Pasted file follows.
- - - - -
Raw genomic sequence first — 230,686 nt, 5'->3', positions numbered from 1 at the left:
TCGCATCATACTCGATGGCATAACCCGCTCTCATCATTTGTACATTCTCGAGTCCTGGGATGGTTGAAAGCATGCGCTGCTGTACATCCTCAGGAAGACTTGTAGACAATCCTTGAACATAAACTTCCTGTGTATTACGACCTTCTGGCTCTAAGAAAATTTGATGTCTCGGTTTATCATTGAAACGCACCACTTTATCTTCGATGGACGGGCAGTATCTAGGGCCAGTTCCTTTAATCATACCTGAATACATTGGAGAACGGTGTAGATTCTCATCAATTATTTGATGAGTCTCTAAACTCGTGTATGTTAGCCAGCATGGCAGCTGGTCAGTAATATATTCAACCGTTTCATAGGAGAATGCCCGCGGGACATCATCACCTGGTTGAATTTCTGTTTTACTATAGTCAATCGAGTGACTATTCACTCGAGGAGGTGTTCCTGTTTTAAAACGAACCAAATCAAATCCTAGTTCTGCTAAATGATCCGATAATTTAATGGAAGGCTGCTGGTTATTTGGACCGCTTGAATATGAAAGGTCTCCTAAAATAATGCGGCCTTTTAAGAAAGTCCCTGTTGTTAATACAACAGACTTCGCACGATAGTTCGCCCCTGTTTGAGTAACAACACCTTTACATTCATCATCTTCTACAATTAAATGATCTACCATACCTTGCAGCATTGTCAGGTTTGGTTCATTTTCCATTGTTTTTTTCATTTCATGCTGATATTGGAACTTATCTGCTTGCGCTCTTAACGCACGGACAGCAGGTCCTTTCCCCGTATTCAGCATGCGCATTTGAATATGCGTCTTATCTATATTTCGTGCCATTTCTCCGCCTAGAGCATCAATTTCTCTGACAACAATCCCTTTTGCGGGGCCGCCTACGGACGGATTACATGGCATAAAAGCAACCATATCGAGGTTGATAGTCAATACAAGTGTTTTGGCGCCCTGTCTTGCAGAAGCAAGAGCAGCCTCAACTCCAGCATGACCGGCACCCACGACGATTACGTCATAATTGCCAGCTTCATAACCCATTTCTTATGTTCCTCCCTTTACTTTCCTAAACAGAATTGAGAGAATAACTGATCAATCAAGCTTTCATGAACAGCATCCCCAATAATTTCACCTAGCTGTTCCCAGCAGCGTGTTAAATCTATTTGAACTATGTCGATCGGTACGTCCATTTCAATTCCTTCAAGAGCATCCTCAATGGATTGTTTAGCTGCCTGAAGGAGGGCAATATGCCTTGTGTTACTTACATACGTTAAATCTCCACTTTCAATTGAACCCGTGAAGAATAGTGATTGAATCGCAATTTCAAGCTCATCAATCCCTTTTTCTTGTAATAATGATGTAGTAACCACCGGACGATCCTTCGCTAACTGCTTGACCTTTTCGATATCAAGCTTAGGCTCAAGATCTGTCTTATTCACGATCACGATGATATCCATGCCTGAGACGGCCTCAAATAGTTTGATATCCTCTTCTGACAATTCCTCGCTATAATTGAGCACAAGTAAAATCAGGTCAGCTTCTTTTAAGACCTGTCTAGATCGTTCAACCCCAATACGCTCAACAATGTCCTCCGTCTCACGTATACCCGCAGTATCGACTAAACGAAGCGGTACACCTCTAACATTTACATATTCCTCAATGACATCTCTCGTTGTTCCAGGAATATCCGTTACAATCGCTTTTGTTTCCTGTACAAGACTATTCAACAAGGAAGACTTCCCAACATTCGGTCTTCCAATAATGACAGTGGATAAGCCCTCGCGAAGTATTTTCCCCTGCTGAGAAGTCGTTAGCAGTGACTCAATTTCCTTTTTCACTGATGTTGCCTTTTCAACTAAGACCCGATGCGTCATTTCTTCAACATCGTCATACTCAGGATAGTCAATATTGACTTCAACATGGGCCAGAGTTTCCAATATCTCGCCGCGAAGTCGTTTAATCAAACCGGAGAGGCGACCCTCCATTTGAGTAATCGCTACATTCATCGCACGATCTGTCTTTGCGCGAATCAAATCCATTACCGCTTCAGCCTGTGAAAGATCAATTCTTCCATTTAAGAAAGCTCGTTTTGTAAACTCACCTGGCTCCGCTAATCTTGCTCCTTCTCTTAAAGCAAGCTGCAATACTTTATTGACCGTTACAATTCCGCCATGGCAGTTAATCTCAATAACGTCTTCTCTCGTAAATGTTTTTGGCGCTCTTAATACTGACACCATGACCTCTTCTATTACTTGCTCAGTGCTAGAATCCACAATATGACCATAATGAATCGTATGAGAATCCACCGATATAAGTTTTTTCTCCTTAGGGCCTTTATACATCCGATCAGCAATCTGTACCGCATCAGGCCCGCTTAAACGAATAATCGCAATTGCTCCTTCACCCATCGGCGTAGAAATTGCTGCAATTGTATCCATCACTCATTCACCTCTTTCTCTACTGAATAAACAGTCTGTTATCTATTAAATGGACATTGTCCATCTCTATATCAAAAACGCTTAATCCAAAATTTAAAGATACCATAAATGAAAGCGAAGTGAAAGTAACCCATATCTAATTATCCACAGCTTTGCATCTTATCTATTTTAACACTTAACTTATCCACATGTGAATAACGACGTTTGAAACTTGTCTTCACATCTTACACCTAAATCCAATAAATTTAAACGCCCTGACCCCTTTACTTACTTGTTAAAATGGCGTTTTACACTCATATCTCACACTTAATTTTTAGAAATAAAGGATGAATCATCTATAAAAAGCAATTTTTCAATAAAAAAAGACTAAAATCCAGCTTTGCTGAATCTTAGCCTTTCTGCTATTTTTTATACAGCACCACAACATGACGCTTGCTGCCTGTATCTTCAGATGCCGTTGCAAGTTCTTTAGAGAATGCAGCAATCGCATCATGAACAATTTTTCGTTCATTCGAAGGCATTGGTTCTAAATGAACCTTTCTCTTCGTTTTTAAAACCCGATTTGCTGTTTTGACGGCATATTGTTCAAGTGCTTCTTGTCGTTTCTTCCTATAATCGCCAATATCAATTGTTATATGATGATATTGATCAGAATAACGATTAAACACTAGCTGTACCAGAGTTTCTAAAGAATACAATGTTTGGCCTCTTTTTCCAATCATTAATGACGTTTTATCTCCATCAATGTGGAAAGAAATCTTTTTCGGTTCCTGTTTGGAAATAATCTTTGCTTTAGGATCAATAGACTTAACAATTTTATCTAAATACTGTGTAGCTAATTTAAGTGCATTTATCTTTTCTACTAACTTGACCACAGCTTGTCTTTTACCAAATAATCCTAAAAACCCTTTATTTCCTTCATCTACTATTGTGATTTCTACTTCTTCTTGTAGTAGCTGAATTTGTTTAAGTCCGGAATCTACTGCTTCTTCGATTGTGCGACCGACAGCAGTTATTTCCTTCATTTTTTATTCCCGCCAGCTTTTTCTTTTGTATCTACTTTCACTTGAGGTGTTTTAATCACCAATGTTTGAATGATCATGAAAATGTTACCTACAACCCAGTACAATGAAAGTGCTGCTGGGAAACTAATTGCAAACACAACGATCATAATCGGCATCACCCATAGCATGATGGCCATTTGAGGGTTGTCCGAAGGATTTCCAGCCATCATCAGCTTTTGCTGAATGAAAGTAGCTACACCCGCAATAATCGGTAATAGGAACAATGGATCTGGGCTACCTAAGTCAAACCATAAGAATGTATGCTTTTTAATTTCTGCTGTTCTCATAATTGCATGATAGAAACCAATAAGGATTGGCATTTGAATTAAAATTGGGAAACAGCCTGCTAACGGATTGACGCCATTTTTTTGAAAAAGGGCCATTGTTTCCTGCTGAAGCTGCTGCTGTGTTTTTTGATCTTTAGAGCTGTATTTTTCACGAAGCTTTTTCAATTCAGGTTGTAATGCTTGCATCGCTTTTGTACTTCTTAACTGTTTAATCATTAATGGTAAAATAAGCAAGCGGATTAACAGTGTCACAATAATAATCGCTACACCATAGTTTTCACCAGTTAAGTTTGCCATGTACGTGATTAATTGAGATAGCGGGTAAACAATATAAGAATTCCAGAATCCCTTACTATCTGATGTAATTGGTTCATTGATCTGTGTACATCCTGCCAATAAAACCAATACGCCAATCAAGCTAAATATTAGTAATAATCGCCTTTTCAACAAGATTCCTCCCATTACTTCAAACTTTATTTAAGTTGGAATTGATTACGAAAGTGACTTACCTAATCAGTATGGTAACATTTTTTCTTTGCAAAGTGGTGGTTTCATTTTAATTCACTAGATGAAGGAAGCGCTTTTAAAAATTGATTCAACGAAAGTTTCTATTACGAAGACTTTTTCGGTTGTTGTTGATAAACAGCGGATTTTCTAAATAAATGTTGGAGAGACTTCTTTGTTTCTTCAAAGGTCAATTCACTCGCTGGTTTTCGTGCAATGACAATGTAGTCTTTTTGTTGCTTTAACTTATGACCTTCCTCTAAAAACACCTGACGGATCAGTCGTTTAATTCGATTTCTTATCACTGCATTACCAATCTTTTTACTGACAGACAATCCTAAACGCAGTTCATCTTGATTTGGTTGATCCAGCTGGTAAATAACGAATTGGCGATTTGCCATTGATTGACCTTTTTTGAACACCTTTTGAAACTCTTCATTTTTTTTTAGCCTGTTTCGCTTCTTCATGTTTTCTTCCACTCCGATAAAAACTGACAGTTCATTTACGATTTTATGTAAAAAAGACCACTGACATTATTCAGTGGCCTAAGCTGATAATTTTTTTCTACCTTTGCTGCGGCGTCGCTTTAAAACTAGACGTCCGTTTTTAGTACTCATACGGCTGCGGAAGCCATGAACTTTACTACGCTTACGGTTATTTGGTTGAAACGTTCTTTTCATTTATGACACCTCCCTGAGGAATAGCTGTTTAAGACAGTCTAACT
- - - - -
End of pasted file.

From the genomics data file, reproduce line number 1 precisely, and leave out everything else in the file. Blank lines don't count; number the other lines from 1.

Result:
Raw genomic sequence first — 230,686 nt, 5'->3', positions numbered from 1 at the left: